The Course of Study

Week 1
Lecture 1 – What are the Hazards? What are the Rules?
This introductory lecture will outline the main hazards at grain and grain processing facilities and discuss some general guidelines and regulations for staying healthy and safe — and keeping your job. It will also point out that safety rules vary at each company or facility, and emphasize the need to know what the rules are where you work.
Lecturer: Mark Daniels

Lecture 2 – Personal Safety: The Fundamentals
Learning the hazards and understanding a company’s safety rules is essential, but employees working in grain and grain processing facilities need to take some responsibility for their own well-being, too. Using common sense, knowledge and eyes and ears are crucial parts of the job. What is behavioral safety and how does it affect you?
Lecturer: Mark Daniels

Week 2
Lecture 3 – An Impossible Task? Measuring the Value of Safety
What is it worth to stay safe? If you factor in human life and personal well-being, there is no good answer. However, it’s important at least to consider the question, because the financial implications are huge. This lecture will examine the value of working safely, and how much accidents and injuries can cost employers and employees.
Lecturer: Kevin Danner

Lecture 4 – Lockout/Tagout
This lecture will discuss what lockout and tagout mean, how they differ, and how important they are to on-the-job safety for individuals and co-workers. It will point out the various equipment and situations where lockout/tagout applies, using specific examples. Electrical equipment, legs, conveying equipment and group lockouts or use of equipment that can be started at multiple locations will be discussed. The lecture will also address lockout/tagout procedures and certification.
Lecturer: Julie Waltz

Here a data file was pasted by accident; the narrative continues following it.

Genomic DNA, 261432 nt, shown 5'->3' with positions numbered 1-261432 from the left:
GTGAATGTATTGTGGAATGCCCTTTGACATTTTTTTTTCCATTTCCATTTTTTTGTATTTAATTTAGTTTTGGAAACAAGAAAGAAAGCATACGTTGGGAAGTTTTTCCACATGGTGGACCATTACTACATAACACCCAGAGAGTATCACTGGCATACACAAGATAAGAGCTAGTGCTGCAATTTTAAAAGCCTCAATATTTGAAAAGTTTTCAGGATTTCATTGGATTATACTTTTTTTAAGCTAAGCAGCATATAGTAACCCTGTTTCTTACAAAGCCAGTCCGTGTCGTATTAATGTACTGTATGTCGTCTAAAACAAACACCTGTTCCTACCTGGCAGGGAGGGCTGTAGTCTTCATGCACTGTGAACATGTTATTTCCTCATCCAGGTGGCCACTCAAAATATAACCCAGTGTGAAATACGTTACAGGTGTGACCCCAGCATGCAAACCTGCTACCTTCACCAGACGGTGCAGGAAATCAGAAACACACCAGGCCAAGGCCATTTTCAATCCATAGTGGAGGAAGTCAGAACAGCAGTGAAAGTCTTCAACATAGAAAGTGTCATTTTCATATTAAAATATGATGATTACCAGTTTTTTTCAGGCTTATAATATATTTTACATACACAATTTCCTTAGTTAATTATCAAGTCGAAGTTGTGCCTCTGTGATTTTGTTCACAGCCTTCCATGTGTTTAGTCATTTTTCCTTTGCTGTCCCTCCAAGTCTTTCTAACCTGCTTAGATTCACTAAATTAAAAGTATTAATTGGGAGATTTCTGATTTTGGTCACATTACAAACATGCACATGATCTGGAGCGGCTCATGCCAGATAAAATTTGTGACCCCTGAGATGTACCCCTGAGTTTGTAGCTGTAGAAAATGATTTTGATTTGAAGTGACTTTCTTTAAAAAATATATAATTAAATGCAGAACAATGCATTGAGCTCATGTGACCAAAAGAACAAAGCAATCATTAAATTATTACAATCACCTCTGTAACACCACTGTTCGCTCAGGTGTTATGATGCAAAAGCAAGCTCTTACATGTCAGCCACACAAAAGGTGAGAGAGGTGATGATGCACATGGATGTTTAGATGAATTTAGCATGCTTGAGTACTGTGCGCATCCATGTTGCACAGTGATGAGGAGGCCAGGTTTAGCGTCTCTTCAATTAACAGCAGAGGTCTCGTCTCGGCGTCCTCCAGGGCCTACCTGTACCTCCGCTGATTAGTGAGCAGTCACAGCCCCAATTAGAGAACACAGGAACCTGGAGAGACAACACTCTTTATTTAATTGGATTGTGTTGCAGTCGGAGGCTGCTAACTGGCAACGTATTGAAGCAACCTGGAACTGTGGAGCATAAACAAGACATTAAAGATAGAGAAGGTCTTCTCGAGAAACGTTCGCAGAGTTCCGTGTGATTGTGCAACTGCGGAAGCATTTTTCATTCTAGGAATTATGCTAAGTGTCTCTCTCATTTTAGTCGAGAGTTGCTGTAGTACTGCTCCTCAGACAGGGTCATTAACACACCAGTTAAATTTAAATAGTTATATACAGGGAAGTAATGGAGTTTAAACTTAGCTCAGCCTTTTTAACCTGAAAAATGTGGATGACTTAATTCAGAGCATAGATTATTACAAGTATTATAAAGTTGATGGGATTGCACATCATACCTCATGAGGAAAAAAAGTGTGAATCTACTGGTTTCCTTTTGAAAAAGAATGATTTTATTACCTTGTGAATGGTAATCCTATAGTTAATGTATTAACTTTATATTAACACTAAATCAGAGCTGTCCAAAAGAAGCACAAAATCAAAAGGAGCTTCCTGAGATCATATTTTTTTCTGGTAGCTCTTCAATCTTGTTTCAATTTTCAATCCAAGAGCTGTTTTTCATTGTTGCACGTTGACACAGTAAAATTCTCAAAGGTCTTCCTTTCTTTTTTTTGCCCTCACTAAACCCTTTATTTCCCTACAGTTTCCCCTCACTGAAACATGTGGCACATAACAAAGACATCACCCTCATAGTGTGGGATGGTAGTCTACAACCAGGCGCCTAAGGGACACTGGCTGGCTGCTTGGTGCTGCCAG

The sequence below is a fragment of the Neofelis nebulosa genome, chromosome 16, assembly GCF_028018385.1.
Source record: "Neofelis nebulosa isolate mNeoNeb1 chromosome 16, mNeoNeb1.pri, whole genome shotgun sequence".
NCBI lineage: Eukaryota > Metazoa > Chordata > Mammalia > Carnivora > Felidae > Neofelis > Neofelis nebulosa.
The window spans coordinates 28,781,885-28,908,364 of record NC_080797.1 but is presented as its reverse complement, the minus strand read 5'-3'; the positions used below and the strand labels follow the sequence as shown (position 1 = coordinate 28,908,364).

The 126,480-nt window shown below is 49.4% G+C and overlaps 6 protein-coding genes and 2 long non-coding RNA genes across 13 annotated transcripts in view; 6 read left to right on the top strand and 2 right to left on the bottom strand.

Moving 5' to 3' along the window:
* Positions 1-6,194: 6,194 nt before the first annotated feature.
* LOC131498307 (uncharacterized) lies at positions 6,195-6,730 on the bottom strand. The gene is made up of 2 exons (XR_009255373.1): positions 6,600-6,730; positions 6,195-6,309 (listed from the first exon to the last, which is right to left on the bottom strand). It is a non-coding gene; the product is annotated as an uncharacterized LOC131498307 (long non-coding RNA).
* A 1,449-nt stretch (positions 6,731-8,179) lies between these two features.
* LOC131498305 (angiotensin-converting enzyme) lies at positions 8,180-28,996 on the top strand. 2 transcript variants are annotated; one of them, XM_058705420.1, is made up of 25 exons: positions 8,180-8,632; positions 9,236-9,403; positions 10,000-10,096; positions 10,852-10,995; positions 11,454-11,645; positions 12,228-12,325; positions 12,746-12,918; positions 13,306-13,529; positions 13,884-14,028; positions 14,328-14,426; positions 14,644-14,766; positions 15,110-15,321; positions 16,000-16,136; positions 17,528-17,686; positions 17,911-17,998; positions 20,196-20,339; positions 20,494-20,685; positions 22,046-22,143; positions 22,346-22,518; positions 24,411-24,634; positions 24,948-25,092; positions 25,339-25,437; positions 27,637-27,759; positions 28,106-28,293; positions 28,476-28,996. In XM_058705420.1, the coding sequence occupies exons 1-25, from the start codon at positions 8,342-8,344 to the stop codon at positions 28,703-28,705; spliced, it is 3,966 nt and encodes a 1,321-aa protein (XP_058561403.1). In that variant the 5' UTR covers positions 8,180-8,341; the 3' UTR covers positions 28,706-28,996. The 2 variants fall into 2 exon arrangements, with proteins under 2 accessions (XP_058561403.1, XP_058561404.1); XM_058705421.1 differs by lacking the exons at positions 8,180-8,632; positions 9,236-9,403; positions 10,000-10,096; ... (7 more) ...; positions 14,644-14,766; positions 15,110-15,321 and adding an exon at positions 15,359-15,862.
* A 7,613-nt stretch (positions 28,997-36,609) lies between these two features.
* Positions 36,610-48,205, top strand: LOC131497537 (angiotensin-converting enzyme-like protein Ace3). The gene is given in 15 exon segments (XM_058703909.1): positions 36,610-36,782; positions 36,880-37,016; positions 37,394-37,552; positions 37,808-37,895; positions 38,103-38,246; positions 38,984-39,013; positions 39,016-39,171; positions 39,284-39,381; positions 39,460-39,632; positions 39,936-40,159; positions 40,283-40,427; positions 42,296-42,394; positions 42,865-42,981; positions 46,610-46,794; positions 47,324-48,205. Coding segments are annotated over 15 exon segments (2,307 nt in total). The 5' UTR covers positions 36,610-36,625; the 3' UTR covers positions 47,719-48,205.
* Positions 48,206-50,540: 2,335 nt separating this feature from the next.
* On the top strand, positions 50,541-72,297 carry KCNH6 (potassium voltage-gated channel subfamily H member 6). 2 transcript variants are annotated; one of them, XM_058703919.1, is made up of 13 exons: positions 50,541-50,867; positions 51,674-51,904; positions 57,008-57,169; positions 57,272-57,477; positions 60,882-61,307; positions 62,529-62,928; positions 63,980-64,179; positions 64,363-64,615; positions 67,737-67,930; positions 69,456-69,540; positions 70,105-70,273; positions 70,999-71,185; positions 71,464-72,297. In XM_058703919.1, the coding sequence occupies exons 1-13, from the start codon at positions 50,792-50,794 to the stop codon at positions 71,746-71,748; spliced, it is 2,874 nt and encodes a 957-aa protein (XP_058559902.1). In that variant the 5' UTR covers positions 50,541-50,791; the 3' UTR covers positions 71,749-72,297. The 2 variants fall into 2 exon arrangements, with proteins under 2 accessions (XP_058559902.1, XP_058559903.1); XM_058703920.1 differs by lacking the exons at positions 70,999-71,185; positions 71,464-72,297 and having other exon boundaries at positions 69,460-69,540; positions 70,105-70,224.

Week 3
Lecture 5 – Confined-Space Entry, Safe Bin Entry and the Hazards of Engulfment
This three-part lecture will explore what “confined space” means, how to safely enter grain bins and types of engulfment. Session discussion topics will include when it is safe (and not safe) to enter a confined space, what to do and be aware of before entering and confined space hazards. The lecture will also cover the potential hazards of entering a grain bin, including engulfment and the checklists to perform before entering. Finally, participants will learn about conditions under which engulfment sometimes occurs, behaviors that can lead to an engulfment and what can help in a rescue situation.
Lecturer: Julie Waltz

Lecture 6 – Don’t Fall!
People working in grain facilities can get seriously hurt or even die by tripping and falling. But the risks are minimized if you stay alert, recognize potential hazards, use common sense, follow rules, take all precautions and use the proper equipment. This lecture will discuss the hazards of walking and working surfaces, as well as working from elevated places, including roofs, beams, railcars, barges and ladders. It will also cover the use of fall-arrest systems, work-positioning and anchorage points for tie-off.
Lecturer: Derek Farmer

Week 4
Lecture 7 –
Dust Explosions and Hazard Monitoring Systems
Grain dust explosions can be catastrophic and deadly. This two-part lecture will discuss the potential severity of explosions, the conditions that cause them and how employees can help control the conditions before a disaster occurs. Hazard-monitoring systems will also be explored. What are they, what do they do, and what do employees need to know about them?
Lecturer: Derek Farmer

Lecture 8 – Electrical Safety, Chemical Safety
Lecture 8 will identify the main electrical hazards of working in a grain or processing facility, and how the hazards can be avoided. It will discuss arc flash, pointing out its dangers and how to make sure it does not occur. The lecture will also provide basic information about the main types of chemicals allowed at facilities, how to avoid exposure and what Personal Protective Equipment (or PPE) is and how people may need training to use it.
Lecturer: Mary Carper

Week 5
Lecture 9 – Mobile-Equipment Safety
This lecture will discuss how to work safely with and around mobile equipment, including bobcats, pay-loaders and forklifts. It will also cover the hazards of working with hoisted loads and lifting equipment.
Lecturer: Kevin Danner

Lecture 10 – Rail, Barge and Waterfront Safety
Grain facilities are often linked closely to railroads and waterways, calling for specialized training, care and vigilance. This lecture will discuss main ways to avoid hazards and stay safe while working with railcars, barges and ships.
Lecturer: Brandon Dills